Group dinner was planned for 6pm. Nancy and Ned were my passengers for the trip to the Shell Station where we entered the Outback Bar and Grill. The floor of the restaurant was packed full, one will find it difficult to believe the numbers here given how far away we were. The bar doesn’t seem to have the same numbers, probably because the night was still young. I ordered for Lemon, Lime & Bitters with a “The lot” Burger. At a cost of $20, it was value for money. The Burger was filling and it was an uphill task for me to finish it. Noting the presence of strong phone signals, I strolled out of the restaurant to make a few calls to my family. I was sitting outside the restaurant within the grounds of the Shell filling station when a vehicle with an Aborigine woman drove by. She wound down the passenger window and shouted “I love you”, blowing kisses at me. Before I could say anything, the car was gone. I stayed here for a few more minutes, watching as the traffic slowly crawled along the road. I also observed the locals, as they came into and leave the bar. If life in Perth was laid back, that in Coober Pedy must be said to be far behind.
My crew, Nancy and Ned, were still bent on staying for some more hours in the pub. I took my leave and drove back to Riba’s. It didn’t take long to settle into my bed and sleep off. Overnight, I had a dream. In my dream, someone was nudging me to describe in a sentence what Coober Pedy was. I said “Opal and underground living”.
By the time I woke up in the morning, most of the team members have headed into town on adventure. I woke up pretty hungry. I drove out of Riba’s , headed right on to the Williams Creek road, stopping at a sign showing that the road leads to the famed Oodnadatta Track, an unsealed 617 km (383 mi) outback road between Marree and Marla via Oodnadatta. At this time of the year, all roads were open but of course only to 4WD and Heavy Vehicles. Nothing deters the Australian sense of adventure, not even road corrugation, extreme heat and remoteness of the areas. As I stood under the sign, two 4WDs with their campers on tow passed me and headed in that direction.
I did a U turn and headed back to the Stuart Highway. At the junction of the William Creek Road and Stuart Highway, I stopped to take some pictures. After coming this far, I needed some pictures to show that “I have been there”. The main attraction for me was the large road signboard at the T junction. It shows Port Augusta was towards my left and Coober Pedy to my right. An all white 3 sails wind mill lies in the far distance behind the road signs. We are in red dust country, everywhere I looked it was red, stony barren ground all through.
A couple, tourists like me I suppose, were heading towards Coober Pedy in their camper van, they alighted from their vehicle when they saw me struggling with my camera equipment. “Can we help”, they asked? Sure, any help will be most welcome. A few introductions thereafter and they helped to take some amazing pictures of me, standing by the road sign on the highway. It was a delicate one, I needed to pose for the pictures as well as ensure that I did not stay in harm’s way by being on the road while one of those trucks cruise by on speed. It was a laughable scene when they were to get back into their vehicle. The various guides and handouts the wife was holding got blown away by the wind. The wife and I chased the papers into the shrubs and as we came closer to picking them, off the winds blew them again. Finally, with our breaths almost off, we caught up and picked the papers. We laughed over this comical event and they were soon on their way.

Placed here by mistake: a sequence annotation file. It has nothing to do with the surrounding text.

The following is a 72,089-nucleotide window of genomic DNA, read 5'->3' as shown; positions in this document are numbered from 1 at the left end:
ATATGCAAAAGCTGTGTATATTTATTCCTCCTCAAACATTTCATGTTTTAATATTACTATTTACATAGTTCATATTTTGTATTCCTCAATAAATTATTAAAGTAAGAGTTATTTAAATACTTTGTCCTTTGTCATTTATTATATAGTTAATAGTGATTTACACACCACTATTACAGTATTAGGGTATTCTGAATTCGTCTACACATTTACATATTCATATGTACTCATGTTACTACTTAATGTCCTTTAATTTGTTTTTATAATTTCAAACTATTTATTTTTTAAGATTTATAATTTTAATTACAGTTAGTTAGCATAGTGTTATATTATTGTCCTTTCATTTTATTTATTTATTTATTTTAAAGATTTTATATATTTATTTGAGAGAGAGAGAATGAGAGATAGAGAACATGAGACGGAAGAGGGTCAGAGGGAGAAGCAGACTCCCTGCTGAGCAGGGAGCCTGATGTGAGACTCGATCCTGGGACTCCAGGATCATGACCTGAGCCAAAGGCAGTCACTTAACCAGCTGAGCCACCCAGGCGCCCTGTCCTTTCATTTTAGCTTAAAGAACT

I got back into the Explorer, took the right turn and headed towards town. Three wind mills were to my left, a little ahead on my right was the monument road, I took this diversion and was immediately beside the Stuart monument. Its is on the list of must see attractions in Coober Pedy. This monument is nothing but a boulder of Coober Pedy limestone unto which a piece of black marble slab has been fixed. It is barely noticeable but, of course, it has a road named after it – the monument road. The words written on the slab talk about John McDouall Stuart as being the first European explorer to have reached the vicinity in 1858 on the quest to find a route from South to the North of the Australian continent. Nothing was said about the first aborigine inhabitants of this area nor those Aborigines who might have escorted Stuart on each of his six exploration journeys, their names are lost to history. Is it that they were less important than Stuart or because they did not diarise their journeys there was nothing to show that they lived? I took notes, the lesson was not lost to me, I probably may not be the first Nigerian to have reached these out-lands but I will be the first to document my journey and hence would not be lost to history as those Aborigines are.
I headed straight to the St. Elijah Orthodox Serbian Church. It is another important tourist attraction according to the visitors’ guide. It is described as a fine piece of underground architecture. On approach, nothing outstanding marks the building apart from the surrounding landscape. The church has a massive, well polished wooden door and lovely stained windows. These were fixed to the bottom of the limestone rock and are the frontal appearance that any visitor sees. No painting or cement plastering on the exterior walls, none were needed. The stone plaque embedded in the wall informs that the church was commissioned in 2013.
Nothing outside indicates that any living soul was around. I carefully opened the thick door and was immediately faced with a gentle, wheelchair accessible, stairway. Everywhere I looked, inside the church, the dredger that had carved the spaces had used its iron bucket to make great designs within the rock formation. The walls were scraped smooth and fine. Inside was cool, a pleasant relief from the hot temperature outside. The walkway led into an open hall at one end of which was a wooden wall panel within which were encrusted various glass murals of Jesus. On the other end was the glass window that we had seen from the outside. A twisted red rope demarcates the wooden wall panel as off limits but one is still allowed to peep inside it. On its other end, was a table (the table of shew bread, I suppose) with three crosses on it. A great artist has carved into the wall a statue of Jesus Christ with a moon crescent on his head, his glory.